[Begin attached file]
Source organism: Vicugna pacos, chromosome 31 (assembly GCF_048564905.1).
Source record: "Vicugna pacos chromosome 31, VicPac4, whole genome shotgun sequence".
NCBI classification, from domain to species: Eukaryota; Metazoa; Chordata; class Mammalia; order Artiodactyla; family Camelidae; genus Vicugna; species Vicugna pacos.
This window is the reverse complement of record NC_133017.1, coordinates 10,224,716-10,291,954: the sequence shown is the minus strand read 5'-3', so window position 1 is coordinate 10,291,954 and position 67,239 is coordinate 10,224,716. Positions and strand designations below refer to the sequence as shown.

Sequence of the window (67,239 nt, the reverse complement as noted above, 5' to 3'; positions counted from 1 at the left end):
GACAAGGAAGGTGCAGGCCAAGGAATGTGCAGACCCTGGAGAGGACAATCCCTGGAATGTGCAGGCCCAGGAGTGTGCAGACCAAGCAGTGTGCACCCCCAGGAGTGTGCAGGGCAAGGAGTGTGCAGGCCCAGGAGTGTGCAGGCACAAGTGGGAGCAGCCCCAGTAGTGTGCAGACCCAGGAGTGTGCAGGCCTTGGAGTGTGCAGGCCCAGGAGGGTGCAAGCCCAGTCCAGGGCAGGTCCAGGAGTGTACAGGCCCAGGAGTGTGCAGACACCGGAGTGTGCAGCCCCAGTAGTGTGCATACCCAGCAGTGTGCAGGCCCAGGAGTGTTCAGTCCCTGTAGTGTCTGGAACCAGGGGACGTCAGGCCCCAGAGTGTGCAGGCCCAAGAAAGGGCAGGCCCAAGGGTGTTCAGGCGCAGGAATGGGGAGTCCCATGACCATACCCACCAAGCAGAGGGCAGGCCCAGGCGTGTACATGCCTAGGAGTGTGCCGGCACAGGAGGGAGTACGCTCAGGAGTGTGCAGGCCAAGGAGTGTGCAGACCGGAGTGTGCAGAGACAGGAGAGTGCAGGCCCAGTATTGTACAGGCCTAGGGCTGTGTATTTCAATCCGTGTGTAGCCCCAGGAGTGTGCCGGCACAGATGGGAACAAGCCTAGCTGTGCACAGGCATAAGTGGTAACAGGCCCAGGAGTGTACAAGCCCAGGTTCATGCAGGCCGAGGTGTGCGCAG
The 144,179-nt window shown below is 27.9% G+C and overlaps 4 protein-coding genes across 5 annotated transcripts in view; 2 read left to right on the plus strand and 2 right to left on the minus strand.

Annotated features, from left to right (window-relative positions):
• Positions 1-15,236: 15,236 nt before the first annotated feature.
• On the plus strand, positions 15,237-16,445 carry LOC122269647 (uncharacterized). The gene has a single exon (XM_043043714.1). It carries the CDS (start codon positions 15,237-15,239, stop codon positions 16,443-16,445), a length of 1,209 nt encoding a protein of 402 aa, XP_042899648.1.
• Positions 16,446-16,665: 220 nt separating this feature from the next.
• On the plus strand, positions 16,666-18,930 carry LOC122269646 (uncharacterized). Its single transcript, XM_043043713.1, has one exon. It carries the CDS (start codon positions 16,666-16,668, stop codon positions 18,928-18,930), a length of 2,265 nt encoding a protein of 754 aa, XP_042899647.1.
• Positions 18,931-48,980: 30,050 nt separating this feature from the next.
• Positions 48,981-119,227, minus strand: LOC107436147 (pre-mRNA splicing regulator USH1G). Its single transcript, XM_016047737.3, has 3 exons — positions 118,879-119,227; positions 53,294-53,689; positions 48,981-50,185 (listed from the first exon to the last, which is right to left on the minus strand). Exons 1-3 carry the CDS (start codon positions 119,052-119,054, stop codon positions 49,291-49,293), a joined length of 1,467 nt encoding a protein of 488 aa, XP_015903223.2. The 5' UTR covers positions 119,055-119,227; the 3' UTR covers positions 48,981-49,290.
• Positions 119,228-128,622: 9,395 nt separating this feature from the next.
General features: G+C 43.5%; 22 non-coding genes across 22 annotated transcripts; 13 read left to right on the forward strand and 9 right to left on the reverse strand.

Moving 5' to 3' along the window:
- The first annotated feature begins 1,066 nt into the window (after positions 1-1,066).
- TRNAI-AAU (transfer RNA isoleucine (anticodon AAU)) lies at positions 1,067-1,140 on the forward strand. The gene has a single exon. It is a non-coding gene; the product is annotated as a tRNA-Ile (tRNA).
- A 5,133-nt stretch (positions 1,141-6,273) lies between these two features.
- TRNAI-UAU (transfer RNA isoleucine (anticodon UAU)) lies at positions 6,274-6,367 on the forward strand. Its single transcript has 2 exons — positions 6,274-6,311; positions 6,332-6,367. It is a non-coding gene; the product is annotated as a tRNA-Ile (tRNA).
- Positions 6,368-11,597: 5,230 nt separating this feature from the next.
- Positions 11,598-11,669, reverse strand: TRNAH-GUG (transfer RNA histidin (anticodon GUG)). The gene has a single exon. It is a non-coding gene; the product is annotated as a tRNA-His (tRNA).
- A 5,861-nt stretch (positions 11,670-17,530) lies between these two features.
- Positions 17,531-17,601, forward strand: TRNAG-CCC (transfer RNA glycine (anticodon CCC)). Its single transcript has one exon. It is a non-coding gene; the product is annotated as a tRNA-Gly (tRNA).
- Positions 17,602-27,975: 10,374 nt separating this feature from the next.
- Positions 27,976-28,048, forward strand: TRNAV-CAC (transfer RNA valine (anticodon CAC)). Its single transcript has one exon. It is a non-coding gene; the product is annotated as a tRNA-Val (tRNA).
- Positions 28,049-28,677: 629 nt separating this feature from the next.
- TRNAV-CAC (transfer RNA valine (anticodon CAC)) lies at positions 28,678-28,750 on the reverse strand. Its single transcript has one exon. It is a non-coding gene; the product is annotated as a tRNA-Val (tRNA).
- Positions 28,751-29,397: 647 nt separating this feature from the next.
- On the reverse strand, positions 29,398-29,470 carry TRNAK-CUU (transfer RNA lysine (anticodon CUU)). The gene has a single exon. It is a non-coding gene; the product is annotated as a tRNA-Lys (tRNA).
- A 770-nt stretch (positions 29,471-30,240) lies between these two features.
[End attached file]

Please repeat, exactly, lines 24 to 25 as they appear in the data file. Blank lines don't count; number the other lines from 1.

- A 5,861-nt stretch (positions 11,670-17,530) lies between these two features.
- Positions 17,531-17,601, forward strand: TRNAG-CCC (transfer RNA glycine (anticodon CCC)). Its single transcript has one exon. It is a non-coding gene; the product is annotated as a tRNA-Gly (tRNA).